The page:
Review: Divine Impassibility

Divine Impassibility

Divine Impassibility (Spectrum Multiview Books), Edited by Robert J. Matz and A. Chadwick Thornhill. Contributions by Daniel Castelo, James E. Dolezal, Thomas Jay Oord, and John C. Peckham. Downers Grove: IVP Academic, 2019.

Summary: A discussion of God’s experience of emotions and the possibility of God suffering with views ranging from one of God not changing or experiencing emotion to God, while not changing in nature, is in relation with his creatures and experiences emotions and suffering in those relationships.

Doesn’t God hear our cries and feel the pain his people suffer? Many of us would say, “of course,” not realizing that many throughout church history may have differed with us. The assertion is that God is impassible, which means that God is not able to suffer or experience pain or pleasure from the acts of others. One may wonder, “why would anyone believe that?” There are actually good reasons. If we believe that God is self-existent, and not dependent upon anything else in the universe for God’s existence, then the possibility that the acts or suffering of others could affect God would seem to jeopardize the idea of God’s self-existence in recognizing the possibility that other beings may influence or change God in some way.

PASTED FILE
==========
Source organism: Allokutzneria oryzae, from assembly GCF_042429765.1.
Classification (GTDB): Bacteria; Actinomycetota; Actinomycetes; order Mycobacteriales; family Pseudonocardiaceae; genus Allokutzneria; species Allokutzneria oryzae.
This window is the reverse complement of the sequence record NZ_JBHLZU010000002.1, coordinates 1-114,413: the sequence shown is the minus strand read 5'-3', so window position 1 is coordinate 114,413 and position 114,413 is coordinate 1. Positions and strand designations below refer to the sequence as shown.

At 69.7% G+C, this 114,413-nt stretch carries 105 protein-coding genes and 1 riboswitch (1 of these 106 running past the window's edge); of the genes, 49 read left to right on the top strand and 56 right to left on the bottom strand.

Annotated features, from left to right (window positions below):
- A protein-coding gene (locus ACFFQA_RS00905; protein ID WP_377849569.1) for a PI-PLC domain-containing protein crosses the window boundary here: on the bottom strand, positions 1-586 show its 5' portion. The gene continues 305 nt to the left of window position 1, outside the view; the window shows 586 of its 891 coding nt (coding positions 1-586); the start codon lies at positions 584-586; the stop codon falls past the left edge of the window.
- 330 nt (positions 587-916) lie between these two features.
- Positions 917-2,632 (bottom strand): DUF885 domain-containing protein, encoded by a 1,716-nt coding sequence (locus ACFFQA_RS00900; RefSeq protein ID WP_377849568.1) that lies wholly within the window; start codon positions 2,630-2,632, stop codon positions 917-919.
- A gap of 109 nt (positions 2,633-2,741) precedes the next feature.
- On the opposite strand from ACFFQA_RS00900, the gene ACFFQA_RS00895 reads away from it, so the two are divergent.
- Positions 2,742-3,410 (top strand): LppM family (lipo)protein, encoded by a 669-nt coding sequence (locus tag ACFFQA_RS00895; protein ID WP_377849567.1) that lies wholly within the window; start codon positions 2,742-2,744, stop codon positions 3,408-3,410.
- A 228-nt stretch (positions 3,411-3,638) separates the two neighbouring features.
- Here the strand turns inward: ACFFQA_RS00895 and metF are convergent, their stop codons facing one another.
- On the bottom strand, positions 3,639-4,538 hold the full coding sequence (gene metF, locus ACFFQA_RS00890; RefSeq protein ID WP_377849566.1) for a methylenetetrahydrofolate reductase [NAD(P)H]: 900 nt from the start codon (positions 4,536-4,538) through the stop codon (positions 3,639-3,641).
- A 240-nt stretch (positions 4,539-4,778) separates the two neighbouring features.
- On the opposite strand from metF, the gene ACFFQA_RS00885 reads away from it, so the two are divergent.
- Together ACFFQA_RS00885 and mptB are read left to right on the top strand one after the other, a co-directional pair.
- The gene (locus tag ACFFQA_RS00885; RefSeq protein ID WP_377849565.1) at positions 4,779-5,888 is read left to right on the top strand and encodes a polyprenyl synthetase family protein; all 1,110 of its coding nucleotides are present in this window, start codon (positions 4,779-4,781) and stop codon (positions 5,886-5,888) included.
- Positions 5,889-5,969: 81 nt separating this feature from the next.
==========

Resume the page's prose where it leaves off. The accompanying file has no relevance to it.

In this work, a spectrum of four views are considered: strong impassibility (James E Dolezal), qualified impassibility (Daniel Castelo), qualified passibility (John C. Peckham), and strong passibility (Thomas Jay Oord). Each proponent sets forth the basic ideas of their particular view and arguments that support, the other three respond from their perspective, and the proponent makes a final response.

One of the most helpful aspects of this book are the four questions the editors ask each person to respond to. These are:

  1. To what extent is God’s emotional life analogous (similar and dissimilar) to the human emotional life?
  2. Are God’s nature, will, and knowledge passible, and to what extent?
  3. Do the incarnation and passion of Jesus Christ necessitate passibility?
  4. Does human activity (such as prayer) occasion an emotive/volitional response from God?

The introduction to the book provides a chart with summary answers to each question, showing in brief the places where the four views agree and differ. Basically, the strong impassible position would answer all of these “no,” while the strong passible position would answer all of these yes.